With the Summer Season almost over at smallfry Wines – and what a great success this has been – time to start our regular season with our opening screening of “The History Boys”, an excellent adaptation of the very successful stage show. It tells the story of an unruly class of gifted and charming teenage boys who are taught by two eccentric and innovative teachers, as their headmaster pushes for them all to get accepted into Oxford or Cambridge.
Director: Nicholas Hytner
Writers: Alan Bennett (screenplay), Alan Bennett (play)
Stars: Richard Griffiths, Frances de la Tour, Clive Merrison.
As this is the first screening of our regular season we are offering wine and cheese from 7 pm, before the short screens at 7.30 pm. Faith Wine Centre Friday 20th February. Please note that you must be a financial member of Barossa Film Club to be admitted, BUT if you paid $12 for summer season membership, this includes admittance to this film and our March screening, OR you can pay an additional $23 to gain full membership through to November.
One of the great musicals of our time, based on one of the funniest (albeit somewhat sexist!) Shakesperean plays, “The Taming of the Shrew”, this film, with music by Cole Porter, was an adaptation of a most successful stage show, one which is still being performed by amateur and professional companies half a century later. Directed by George Sydney, and with a great cast of Kathryn Grayson, Howard Keel, Ann Miller and Keenan Wynn, the story tells of a touring repertory company which is staging Shakespeare’s play and the discord between Petruchio and Katherine is echoed by the leading actors. There are some great songs, reflecting the wit and sparkle of the 1950s. One interesting sideline is that it was filmed in 3D, quite successfully, giving it a depth of vision which is unusual for the period.
A Spanish short “Metropolos Ferry” will run first before the main film.
This screening will take place in conjunction with the Rotary Club of the Barossa Valley and we will be offering wine and cheese as refreshment. The first film will commence at 7.30 pm at Faith Wine Centre on Friday 21st June. All welcome, including non-members.
“Ringu” is the original (1998) Japanese film which inspired the 2002 horror film “The Ring”. In this psychological horror story from Japan, a legend circulates among teenagers that if one watches a certain video at a certain time of the night, the telephone will ring right afterward, and one week later, you will die. When Masami (Hitomi Sato) tells her friend Imako this story, she scoffs — but a week later, Imako dies. Imako’s aunt, a television journalist named Reiko (Nanako Matsushima), hears that not long before she died, Imako was watching a strange video with her friends — all of whom have turned up dead. Reiko tracks down a copy of the video, and as she watches its strange, spectral images, the telephone begins to ring….The next morning, Reiko begins a desperate search to solve the mystery of the video, convinced she has only seven days to live; assisting her is Ryuji (Hiroyuki Sanada), a mathematics expert and her former husband. Ringu was a box-office success in its native Japan, and a surprise blockbuster in Hong Kong, where it became the biggest grossing film of the first half of 1999.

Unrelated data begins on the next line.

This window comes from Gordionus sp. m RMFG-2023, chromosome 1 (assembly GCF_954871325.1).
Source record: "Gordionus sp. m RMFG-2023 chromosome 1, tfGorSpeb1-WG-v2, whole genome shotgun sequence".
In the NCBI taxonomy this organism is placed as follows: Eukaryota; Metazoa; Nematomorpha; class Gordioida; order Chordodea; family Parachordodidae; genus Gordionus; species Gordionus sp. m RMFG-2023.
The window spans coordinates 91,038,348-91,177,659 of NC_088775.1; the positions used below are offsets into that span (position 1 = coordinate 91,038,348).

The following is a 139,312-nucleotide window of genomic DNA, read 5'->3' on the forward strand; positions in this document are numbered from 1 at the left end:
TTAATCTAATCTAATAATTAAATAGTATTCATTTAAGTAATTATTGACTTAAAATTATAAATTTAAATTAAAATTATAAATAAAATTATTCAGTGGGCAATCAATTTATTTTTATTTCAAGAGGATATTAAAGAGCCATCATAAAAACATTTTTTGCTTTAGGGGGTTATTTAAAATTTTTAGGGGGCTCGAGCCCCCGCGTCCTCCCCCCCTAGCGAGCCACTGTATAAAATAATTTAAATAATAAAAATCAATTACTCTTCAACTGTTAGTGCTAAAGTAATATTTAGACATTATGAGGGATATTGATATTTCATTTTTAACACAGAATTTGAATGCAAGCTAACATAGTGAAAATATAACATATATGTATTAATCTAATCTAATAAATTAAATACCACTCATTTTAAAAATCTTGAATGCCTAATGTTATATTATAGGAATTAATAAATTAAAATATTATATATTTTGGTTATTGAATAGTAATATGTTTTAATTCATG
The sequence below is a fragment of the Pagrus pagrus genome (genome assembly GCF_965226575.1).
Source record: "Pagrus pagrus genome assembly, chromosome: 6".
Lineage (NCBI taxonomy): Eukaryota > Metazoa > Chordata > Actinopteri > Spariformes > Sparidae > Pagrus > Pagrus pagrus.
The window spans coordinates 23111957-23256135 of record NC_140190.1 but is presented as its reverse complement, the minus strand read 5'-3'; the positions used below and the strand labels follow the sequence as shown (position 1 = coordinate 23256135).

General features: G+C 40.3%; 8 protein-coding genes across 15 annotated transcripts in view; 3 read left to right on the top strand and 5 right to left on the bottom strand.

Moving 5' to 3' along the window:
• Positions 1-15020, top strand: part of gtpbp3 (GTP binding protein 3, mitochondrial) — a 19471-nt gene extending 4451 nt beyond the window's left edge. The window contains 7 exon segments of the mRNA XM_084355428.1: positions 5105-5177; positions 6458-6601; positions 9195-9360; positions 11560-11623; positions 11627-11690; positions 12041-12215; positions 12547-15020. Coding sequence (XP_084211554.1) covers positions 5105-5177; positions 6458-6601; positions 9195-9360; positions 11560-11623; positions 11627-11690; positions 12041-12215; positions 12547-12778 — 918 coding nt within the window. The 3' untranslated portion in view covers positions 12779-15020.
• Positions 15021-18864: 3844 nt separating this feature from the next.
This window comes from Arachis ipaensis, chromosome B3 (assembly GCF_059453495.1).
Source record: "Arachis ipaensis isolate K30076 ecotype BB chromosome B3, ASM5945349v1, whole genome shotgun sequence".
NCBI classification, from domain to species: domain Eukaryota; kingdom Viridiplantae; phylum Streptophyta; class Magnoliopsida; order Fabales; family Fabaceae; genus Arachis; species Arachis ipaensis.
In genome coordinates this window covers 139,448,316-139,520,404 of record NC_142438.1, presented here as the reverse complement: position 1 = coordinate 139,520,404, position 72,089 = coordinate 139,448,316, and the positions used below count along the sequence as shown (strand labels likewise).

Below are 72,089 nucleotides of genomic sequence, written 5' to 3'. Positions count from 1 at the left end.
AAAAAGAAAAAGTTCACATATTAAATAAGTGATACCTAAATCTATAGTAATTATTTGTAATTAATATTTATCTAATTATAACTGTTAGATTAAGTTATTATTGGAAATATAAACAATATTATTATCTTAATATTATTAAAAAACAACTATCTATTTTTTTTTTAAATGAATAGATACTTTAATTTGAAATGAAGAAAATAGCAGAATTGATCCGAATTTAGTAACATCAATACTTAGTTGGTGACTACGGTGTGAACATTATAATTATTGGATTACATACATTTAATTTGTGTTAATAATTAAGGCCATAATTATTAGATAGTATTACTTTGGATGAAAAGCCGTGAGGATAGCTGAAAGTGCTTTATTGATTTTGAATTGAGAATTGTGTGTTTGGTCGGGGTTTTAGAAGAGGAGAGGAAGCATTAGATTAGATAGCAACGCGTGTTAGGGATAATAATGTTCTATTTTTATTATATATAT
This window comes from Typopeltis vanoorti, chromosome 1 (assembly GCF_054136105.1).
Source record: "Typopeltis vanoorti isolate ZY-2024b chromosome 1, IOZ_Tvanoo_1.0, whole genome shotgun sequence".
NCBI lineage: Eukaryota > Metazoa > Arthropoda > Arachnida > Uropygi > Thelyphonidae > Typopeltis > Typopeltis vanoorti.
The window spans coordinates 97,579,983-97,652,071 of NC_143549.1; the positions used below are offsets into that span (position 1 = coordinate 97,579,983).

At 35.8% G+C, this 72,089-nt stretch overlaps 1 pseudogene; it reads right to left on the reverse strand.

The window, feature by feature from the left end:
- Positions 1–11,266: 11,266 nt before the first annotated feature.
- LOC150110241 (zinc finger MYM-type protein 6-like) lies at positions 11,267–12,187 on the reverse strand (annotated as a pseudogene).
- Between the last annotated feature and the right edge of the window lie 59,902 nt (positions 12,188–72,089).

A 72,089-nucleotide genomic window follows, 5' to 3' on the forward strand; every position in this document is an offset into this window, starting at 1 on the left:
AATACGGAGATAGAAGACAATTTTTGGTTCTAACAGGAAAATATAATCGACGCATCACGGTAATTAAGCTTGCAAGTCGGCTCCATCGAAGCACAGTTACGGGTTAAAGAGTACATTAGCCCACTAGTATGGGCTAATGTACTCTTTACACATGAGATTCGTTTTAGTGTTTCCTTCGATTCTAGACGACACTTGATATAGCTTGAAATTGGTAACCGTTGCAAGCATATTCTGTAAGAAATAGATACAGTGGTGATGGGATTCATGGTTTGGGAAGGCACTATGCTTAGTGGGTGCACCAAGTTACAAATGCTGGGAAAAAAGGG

If you remember the later Naomi Watts film, this original picture will be a most interesting contrast. The evening will commence with British short “Plank” at 7.30 pm, then a short break for refreshments, and the main film. All welcome.
Showing Friday 12th April at Faith Wine Centre, Commences 7.30 pm with short Australian film “Franswa Sharl”. Then, after a short break, the main feature, “In the Bedroom”:
Character actor and noted photographer Todd Field made his directorial debut with this emotionally powerful drama, which earned enthusiastic reviews at the 2001 Sundance Film Festival. Frank Fowler (Nick Stahl) is a handsome and amiable young man who has recently graduated from high school and is spending the summer working as a lobster fisherman before heading off to college in the fall. Frank is also involved with Natalie (Marisa Tomei), an attractive woman ten years his senior who is separated from her husband Richard (William Mapother), though their divorce has not yet been finalized. Frank’s parents, Matt (Tom Wilkinson) and Ruth (Sissy Spacek) wonder if it’s wise for their son to be pursuing a romance that he won’t be able to continue in a few months; Matt trusts Frank and leaves him to make his own decisions, while Ruth quietly but firmly registers her objections. One day, Richard snaps, and breaks into Natalie’s home; when he discovers Frank is there, he viciously kills him. The wheels of justice turn in an unexpected direction, and Richard is released on bail, free to go his own way as he awaits his trial. Matt and Ruth are both deeply traumatized by the event; while Matt tries to deal with his hurt by retreating into his work and avoiding his feelings, Ruth instead becomes increasingly withdrawn, losing interest in her job as a music teacher and spending her nights chain smoking in front of the television. In the Bedroom was adapted from the short story Killings by Andre Dubus
On 25th March the Club will screen a ground-breaking film “Panther Panchali” or “Song of the Little Road”, directed by Satayajit Ray. It was ground-breaking because it was the first Indian film to stir any real interest in Europe or America. Made in 1955, it tells the simple tale of Apu, a child of a small family eking out an existence in a ramshackle Bengal village, displaying Ray’s eye for visual poetry.